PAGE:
Pyongyang Review of Books // Robert Byron's 'The Road to Oxiana' and the literature of Central Asia
And the caravan is painted red and white
That means ev'rybody's staying overnight. - Van Morrison
Bruce Chatwin wrote in his introductory essay to Robert Byron’s The Road to Oxiana that ‘genius visits Persia from the northeast’. To the northeast of Iran, of course, lies the vast expanse once commonly called ‘Turkestan’, today’s Central Asia, those lands over the Kopet-dag Mountains, across the Karakum Desert, and beyond the mighty Amu Darya, the Oxus River of antiquity, the old caravan roads stretching all the way to Cathay and India beyond the high passes. In a few words Chatwin summarises Bryon’s thesis that the artistic and spiritual origins of medieval Islamic architecture – the splendors of Isfahan and Herat, the marvels of Samarkand and Bokhara, the ruins of Merv to Dehli’s Taj Mahal – are rooted in that age-old interaction between the peoples of Persia, Turkestan, and their neighbours.
Byron’s thesis could easily be extended to literature. It was a photo of the Tower of Kabus in the Turcoman lands of northeast Iran that inspired Byron first to set out from Venice by steamer in August 1933. Landing in Levant, he then drove through Iraq, Persia, and Afghanistan to cross over the Khyber Pass into British India more than a year later. Byron then spent the next few years meticulously working his diaries into the lucid prose that would become The Road to Oxiana. This book has inspired generations of writers in the English language from Byron’s contemporaries of Graham Greene and Evelyn Waugh to more modern writers such as Paul Theroux and, of course, Bruce Chatwin.
Although Byron’s descriptions in The Road to Oxiana are exceptionally well-written, he has also chosen as his subject a region which has resonated with travellers and writers far beyond 20th century English-speaking adventurers. Across the millennia this region has inspired some of the greatest literature not only in its native Persian and Turkic languages, but also Arabic, Chinese, Russian, and German.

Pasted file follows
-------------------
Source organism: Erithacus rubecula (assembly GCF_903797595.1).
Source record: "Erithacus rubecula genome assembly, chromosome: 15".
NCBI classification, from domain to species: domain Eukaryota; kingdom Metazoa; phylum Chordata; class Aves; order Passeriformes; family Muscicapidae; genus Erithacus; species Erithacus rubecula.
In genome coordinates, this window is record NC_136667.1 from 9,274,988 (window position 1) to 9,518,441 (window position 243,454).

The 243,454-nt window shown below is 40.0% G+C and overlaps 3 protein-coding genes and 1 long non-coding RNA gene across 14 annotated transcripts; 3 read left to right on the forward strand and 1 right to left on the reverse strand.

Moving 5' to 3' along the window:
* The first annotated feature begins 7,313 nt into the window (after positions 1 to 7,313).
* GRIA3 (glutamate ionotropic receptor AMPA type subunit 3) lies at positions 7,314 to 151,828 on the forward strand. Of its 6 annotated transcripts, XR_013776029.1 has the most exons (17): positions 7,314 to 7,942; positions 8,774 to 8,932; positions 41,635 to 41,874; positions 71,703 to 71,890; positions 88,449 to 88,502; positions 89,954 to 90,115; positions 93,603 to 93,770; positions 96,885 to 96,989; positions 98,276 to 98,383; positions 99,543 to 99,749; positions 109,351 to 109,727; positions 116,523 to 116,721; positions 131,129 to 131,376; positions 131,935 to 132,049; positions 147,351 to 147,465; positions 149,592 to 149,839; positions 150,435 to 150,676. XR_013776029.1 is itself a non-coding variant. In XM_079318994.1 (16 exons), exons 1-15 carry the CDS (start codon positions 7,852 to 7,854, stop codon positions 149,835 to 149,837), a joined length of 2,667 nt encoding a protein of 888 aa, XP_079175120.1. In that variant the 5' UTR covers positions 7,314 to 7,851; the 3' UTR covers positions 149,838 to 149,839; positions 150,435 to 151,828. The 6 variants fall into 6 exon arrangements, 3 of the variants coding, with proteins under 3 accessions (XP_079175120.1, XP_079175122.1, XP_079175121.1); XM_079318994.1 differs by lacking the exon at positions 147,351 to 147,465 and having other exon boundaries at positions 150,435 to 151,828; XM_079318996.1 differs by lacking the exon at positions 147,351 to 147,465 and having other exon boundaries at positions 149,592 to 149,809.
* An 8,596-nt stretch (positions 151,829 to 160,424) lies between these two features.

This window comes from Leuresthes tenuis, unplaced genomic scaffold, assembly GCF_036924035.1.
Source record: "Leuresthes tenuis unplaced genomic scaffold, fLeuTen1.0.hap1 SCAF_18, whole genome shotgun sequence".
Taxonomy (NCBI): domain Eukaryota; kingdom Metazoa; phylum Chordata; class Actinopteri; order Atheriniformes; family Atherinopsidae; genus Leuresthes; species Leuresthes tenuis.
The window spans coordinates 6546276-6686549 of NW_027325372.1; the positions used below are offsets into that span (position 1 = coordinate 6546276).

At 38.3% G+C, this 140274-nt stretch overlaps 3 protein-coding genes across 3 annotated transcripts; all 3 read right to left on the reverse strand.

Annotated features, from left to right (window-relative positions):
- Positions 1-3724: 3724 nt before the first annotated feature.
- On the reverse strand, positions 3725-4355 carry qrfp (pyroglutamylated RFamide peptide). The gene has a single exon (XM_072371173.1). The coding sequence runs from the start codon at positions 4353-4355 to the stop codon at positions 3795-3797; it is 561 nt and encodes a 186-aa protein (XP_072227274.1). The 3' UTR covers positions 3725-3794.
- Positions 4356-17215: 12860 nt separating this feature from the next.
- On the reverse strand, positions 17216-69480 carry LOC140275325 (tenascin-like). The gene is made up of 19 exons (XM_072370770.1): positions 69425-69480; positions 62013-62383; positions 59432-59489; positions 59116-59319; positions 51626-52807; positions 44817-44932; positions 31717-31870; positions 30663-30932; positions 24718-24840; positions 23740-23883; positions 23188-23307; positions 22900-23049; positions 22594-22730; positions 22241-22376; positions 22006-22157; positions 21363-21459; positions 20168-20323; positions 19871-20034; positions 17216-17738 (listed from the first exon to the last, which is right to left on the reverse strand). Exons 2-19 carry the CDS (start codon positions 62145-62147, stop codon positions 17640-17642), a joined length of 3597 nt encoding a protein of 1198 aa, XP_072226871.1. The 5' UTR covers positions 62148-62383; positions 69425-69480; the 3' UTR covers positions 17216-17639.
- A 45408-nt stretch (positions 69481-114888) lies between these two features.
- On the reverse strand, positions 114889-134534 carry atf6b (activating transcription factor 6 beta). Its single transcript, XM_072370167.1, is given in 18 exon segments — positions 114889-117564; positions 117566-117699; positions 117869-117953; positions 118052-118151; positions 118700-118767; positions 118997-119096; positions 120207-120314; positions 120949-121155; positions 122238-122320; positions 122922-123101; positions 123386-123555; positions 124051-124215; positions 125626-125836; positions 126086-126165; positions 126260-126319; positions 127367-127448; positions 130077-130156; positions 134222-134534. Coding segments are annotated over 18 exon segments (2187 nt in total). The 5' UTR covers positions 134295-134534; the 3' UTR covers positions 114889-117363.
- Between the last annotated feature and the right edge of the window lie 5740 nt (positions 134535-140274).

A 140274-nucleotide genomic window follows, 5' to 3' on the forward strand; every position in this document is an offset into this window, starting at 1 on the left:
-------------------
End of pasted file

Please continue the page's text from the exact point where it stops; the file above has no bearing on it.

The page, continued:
Some speculate that it was in the wilds of Central Asia where at the age of thirty, after he the prophet Zoroaster ‘abandoned his home and the lake of his home, and went into the mountains. Here he enjoyed his spirit and his solitude and for ten years did not tire of them’, before returning to the world of men to lay one of the foundations of world civilization. At least thus spoke the Zoroastrian scriptures and, many millennia later, Friedrich Nietzsche.
Much of the Persian national epic the Shahnemah, or the The Book of Kings, written down by Ferdowosi in Persian around the 10th century describes the struggle between the settled peoples of Iran and their semi-nomadic neighbors in Turan to the northeast. Ferdowsi himself lived in Khorasan - a region encompassing today’s northeast Iran and modern Turkmenistan, Tajikistan, and part of Afghanistan – that also produced the polymath Avicenna, the poets Rumi and Farid ud-Din Attar, among many others.
Nearly 500 year later, Babur, the founder of Moghul India, described the culture, landscape, and nature of the region in great detail in his Baburnama written in Chagatay Turkic. And about the same time in China, Wu Cheng’en wrote The Journey to the West from ancient accounts, real and fictional, of earlier Tang Dynasty pilgrimages and military expeditions to inner Asia and India.
Time spent in the once remote outpost of Semey in today’s Kazakhstan is thought to have inspired elements of Dostoevsky’s keysky’s Crime and Punishment, while Andrei Platonov, perhaps modern Russia’s greatest prose writer, fell in love with Soviet Turkmenistan around the same time Byron set out in search of the Tower of Kabus.
Here on the Koryo Tours Blog, we’ll be exploring the literature of Central Asia and its relation to where we travel in Central Asia, including Turkmenistan, Tajikistan, Kazakhstan, Mongolia, and Russia.
And the caravan is on it's way...
The Pyongyang Review of Books (PYRB) is a modest literary review of books. Regular visitors and browsers of Pyongyang’s bookstores and beyond.
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